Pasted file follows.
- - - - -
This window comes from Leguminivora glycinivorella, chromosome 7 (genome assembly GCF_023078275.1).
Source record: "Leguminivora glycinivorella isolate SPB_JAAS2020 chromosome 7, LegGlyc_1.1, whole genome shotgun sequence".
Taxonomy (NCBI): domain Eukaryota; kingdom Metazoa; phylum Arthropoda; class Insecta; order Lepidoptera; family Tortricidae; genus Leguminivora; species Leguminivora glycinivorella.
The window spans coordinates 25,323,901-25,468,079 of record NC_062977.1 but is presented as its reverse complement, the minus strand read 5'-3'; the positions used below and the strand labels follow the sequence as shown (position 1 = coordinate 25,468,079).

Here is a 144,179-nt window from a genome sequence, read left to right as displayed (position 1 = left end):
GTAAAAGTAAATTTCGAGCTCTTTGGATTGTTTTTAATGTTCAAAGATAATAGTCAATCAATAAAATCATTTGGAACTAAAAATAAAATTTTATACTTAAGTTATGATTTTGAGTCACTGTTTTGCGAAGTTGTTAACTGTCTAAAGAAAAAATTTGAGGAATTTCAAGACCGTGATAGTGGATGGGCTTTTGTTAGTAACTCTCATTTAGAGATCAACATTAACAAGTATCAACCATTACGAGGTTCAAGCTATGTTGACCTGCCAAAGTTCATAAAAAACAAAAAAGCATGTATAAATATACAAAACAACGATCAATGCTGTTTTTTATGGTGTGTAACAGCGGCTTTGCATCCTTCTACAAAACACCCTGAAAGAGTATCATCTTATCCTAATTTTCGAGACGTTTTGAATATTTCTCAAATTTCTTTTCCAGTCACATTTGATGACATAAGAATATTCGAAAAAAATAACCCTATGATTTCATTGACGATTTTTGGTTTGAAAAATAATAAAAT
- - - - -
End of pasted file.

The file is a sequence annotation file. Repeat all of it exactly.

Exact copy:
This window comes from Leguminivora glycinivorella, chromosome 7 (genome assembly GCF_023078275.1).
Source record: "Leguminivora glycinivorella isolate SPB_JAAS2020 chromosome 7, LegGlyc_1.1, whole genome shotgun sequence".
Taxonomy (NCBI): domain Eukaryota; kingdom Metazoa; phylum Arthropoda; class Insecta; order Lepidoptera; family Tortricidae; genus Leguminivora; species Leguminivora glycinivorella.
The window spans coordinates 25,323,901-25,468,079 of record NC_062977.1 but is presented as its reverse complement, the minus strand read 5'-3'; the positions used below and the strand labels follow the sequence as shown (position 1 = coordinate 25,468,079).

Here is a 144,179-nt window from a genome sequence, read left to right as displayed (position 1 = left end):
GTAAAAGTAAATTTCGAGCTCTTTGGATTGTTTTTAATGTTCAAAGATAATAGTCAATCAATAAAATCATTTGGAACTAAAAATAAAATTTTATACTTAAGTTATGATTTTGAGTCACTGTTTTGCGAAGTTGTTAACTGTCTAAAGAAAAAATTTGAGGAATTTCAAGACCGTGATAGTGGATGGGCTTTTGTTAGTAACTCTCATTTAGAGATCAACATTAACAAGTATCAACCATTACGAGGTTCAAGCTATGTTGACCTGCCAAAGTTCATAAAAAACAAAAAAGCATGTATAAATATACAAAACAACGATCAATGCTGTTTTTTATGGTGTGTAACAGCGGCTTTGCATCCTTCTACAAAACACCCTGAAAGAGTATCATCTTATCCTAATTTTCGAGACGTTTTGAATATTTCTCAAATTTCTTTTCCAGTCACATTTGATGACATAAGAATATTCGAAAAAAATAACCCTATGATTTCATTGACGATTTTTGGTTTGAAAAATAATAAAAT